Good on you Thumper! As we’ve previously discussed I’m ex-RAN and my Father in Law did 27yrs in RAInf, including a tour in Vietnam (1RAR 1965-66). Gillson and Parker whose bodies were recently recovered in Vietnam were his mates and leaving them there left its mark on him (the change in him when they were found and brought home was visible). On top of that my older brother died while serving in the British Army, so I can relate to the loss of family to military service. ANZAC Day also means a lot to us.

As I said earlier, not all allied soldiers were the saints we often make them out to be. I recall a conversation with an old WWII soldier back in the 1980’s and he told me “don’t ever think only the enemy were guilty of war crimes… it only seems that way as the the winning side gets to prosecute the losers”.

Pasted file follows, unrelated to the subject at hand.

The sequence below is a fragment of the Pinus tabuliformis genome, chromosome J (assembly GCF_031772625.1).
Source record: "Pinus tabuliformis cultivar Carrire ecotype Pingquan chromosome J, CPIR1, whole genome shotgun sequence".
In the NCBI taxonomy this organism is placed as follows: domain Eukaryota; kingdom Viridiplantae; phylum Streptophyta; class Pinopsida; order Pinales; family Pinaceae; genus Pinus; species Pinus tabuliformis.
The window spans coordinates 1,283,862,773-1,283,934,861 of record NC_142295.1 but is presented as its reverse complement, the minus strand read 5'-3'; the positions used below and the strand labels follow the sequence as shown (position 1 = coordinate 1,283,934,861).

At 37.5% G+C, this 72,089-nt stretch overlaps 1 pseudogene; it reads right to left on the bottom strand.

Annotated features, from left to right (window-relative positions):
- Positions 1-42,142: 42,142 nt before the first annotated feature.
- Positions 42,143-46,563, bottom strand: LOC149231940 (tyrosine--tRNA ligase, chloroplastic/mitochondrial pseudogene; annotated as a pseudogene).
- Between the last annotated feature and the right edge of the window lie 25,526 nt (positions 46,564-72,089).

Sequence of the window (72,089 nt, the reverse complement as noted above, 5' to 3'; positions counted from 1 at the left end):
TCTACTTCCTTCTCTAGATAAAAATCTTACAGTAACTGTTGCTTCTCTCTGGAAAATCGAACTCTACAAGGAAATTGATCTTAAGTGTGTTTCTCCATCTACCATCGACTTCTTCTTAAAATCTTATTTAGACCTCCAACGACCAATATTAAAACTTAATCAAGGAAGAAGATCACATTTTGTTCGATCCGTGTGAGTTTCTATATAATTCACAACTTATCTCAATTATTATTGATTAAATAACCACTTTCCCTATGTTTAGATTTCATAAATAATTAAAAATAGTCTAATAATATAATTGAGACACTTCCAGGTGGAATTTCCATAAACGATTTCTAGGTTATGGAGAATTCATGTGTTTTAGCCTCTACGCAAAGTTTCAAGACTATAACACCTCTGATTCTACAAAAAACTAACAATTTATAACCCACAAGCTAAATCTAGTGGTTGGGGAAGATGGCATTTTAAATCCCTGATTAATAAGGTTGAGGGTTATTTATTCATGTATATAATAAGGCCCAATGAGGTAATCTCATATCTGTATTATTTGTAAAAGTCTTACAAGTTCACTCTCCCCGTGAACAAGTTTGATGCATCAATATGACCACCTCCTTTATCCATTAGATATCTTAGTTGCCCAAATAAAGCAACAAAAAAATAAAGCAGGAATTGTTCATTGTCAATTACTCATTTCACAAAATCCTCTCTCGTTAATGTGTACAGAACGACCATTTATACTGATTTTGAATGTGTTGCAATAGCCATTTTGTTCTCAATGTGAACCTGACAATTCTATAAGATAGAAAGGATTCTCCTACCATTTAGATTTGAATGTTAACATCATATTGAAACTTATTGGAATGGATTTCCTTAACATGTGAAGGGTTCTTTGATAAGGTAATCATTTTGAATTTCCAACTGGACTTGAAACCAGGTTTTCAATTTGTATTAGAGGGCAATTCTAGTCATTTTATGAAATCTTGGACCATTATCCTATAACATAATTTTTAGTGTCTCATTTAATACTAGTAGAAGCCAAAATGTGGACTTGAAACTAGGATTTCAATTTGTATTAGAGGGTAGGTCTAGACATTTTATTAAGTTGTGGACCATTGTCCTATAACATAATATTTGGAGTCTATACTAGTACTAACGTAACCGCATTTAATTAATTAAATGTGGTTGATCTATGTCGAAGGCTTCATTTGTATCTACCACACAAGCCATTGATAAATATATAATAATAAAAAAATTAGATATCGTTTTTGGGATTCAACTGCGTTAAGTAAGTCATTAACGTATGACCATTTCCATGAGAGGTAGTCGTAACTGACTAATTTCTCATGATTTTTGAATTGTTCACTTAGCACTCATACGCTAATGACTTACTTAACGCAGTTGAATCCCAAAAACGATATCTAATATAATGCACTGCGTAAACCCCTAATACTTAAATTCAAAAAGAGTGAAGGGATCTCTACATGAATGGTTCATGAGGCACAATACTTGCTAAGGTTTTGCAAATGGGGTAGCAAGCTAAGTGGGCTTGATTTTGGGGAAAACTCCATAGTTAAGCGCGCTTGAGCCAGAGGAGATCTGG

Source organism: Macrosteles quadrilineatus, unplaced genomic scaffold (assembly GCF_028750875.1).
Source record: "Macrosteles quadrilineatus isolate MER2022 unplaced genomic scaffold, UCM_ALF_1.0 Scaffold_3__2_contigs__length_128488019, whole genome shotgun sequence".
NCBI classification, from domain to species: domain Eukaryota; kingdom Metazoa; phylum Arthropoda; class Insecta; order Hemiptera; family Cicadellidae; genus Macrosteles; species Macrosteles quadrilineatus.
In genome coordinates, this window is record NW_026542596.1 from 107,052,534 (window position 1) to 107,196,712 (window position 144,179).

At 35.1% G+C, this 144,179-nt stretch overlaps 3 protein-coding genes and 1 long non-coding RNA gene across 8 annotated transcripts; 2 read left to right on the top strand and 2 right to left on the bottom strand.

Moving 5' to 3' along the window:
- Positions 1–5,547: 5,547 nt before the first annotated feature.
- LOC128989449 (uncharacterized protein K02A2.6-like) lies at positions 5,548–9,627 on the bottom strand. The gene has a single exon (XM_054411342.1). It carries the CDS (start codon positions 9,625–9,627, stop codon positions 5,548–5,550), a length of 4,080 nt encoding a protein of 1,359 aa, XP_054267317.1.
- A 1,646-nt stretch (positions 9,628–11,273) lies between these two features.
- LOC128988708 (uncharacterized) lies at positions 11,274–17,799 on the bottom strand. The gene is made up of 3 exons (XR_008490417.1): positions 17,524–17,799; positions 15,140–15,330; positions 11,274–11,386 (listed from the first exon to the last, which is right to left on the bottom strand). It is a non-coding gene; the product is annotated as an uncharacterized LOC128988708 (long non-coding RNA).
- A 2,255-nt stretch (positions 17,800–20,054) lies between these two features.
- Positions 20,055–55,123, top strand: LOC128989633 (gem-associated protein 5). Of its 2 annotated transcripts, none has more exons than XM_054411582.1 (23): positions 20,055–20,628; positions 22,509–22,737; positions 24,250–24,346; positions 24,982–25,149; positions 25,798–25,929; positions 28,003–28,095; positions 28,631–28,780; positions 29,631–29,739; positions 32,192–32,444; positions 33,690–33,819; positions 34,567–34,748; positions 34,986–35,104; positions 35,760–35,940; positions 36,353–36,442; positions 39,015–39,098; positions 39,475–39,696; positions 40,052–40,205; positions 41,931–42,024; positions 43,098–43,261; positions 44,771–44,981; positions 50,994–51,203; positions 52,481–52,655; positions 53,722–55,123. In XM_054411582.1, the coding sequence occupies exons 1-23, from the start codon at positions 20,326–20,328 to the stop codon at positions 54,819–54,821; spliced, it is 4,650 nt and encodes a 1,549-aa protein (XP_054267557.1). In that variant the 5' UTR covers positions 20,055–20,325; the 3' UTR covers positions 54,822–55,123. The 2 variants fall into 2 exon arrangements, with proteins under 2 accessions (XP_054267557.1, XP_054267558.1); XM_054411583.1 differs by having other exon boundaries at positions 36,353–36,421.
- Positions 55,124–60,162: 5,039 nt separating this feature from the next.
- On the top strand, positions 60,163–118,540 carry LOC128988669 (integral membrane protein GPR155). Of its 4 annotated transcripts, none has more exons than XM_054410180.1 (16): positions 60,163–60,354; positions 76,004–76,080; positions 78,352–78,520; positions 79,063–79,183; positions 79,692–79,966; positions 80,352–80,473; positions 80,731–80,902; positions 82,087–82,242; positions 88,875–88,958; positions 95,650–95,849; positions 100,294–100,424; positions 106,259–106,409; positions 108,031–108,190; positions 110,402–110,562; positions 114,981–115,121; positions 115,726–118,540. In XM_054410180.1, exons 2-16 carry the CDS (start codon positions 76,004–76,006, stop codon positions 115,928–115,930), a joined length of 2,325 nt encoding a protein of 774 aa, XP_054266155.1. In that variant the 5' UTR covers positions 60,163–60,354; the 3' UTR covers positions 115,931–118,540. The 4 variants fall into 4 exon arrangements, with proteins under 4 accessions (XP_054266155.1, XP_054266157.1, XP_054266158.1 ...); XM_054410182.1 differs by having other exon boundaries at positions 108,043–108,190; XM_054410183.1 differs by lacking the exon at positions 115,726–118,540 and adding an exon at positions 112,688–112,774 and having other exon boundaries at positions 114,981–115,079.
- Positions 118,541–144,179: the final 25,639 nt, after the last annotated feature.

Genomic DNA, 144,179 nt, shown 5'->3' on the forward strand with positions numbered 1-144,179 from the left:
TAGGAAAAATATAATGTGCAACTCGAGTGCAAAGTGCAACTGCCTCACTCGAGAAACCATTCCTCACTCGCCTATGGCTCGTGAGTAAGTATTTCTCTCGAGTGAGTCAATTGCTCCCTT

For a different perspective on Gallipoli, and an explanation on why the Australian’s were told to “Dig, Dig, Dig until they are safe” I recommend reading ‘Stokers Submarine’. If the AE2 hadn’t broke through the turkish maritime defences and reported it was ‘running amok’ there is every chance the Australians would have been told to withdraw early on day 1.

Postalgeek 9:49 am 04 Apr 09

I should clarify a point – I’m not saying that everyone who observes ANZAC day is living vicariously through it. my comments are aimed at those, whether ‘bogans’ or the media, who appropriate ‘Gallipoli’ to promote a modern jingoism.